More recently, several works [15, 21, 26] are proposed to explore the fine-grained geometric relationships among neighboring points. PointCNN  learns a -transformation from the K neighborhoods of the input points. It assumes that each point assigned with a local coordinate can be permuted into a latent and potentially canonical order with the -transformation. The learned -transformation is further packed with typical convolutions to form a new process to extract features from local regions. However, the -transformation is not permutation invariant. KCNet  presents a kernel correlation layer to exploit local geometric structures, where point-set kernel correlation is used to measure similarities between local neighborhood graphs and learned kernel graphs. Despite showing promising performance on object-level related tasks, it is somewhat sensitive to underlying graph structures and its capability in scene-level semantic segmentation is unknown. DGCNN explicitly designs the EdgeConv module to better capture local geometric features of point clouds while preserving permutation invariance. In particular, they dynamically compute a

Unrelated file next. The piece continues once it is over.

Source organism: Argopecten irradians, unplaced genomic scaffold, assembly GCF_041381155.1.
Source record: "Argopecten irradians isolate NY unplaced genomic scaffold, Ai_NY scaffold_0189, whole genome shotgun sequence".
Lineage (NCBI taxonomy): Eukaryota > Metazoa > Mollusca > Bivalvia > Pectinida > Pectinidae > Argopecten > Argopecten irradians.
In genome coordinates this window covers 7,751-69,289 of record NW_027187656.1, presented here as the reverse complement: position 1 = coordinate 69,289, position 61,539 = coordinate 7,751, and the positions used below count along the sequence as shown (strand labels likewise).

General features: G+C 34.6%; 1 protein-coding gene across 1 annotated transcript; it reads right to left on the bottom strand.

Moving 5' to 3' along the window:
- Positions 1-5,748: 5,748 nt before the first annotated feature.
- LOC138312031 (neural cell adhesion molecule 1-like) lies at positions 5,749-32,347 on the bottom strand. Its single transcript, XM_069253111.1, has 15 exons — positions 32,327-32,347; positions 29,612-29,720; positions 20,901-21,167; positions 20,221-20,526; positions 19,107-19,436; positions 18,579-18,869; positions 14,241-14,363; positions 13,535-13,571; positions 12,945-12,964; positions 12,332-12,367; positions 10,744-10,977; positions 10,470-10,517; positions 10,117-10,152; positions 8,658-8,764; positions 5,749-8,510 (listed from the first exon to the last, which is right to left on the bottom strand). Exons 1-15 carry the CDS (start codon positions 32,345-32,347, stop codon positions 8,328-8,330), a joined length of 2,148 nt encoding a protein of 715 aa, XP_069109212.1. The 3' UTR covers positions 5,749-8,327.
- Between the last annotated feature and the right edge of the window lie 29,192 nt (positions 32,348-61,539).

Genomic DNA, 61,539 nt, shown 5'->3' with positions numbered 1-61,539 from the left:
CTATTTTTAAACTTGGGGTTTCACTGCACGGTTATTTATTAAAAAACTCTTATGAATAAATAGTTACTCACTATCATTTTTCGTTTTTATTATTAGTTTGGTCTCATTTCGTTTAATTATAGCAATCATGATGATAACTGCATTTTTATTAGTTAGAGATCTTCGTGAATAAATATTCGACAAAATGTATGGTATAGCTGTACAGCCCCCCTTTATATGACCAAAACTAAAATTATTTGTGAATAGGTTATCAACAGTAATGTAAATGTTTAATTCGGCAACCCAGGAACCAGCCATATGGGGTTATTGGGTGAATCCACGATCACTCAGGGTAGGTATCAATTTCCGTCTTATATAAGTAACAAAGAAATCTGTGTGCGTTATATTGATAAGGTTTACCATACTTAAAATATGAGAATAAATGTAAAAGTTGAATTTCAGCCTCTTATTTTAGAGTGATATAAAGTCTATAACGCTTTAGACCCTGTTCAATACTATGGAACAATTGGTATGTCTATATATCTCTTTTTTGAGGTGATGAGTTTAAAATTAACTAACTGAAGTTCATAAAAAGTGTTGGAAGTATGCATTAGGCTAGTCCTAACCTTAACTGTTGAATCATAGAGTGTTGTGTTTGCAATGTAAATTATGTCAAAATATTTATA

-nearest neighbors (KNN) graph for each point in the feature spaces produced by different EdgeConv layers. EdgeConv applies multiple MLP layers over the combination of point-wise features and their respective KNN features to generate edge features, and outputs the enhanced point-wise features by pooling among neighboring edge features. However, the features learned from DGCNN does not encode contextual and semantic information of the whole 3D scene, i.e. global context. Furthermore, the dynamic re-computation of the KNN graphs during network training is extremely computationally expensive and inefficient when applied on large-scale point clouds.
Our PS-Net leverages on EdgeConv to learn the local information, but uses static KNN graphs defined in the spatial coordinate space to reduce computational complexity. Additionally, we use the permutation invariant NetVLAD layer  to incorporate the global contextual information into our learned feature.
3 Our PS-Net
The network architecture of our PS-Net is presented in Figure 2. Our network consists of four encoders that are repeatedly stacked together, and a final segment of shared 3-layer MLPs. The encoders output different levels of feature abstractions that are subsequently merged and passed to the shared MLPs for point level semantic label classification. The input to our network is an matrix of points and an additional feature (color or surface normal). The network output is an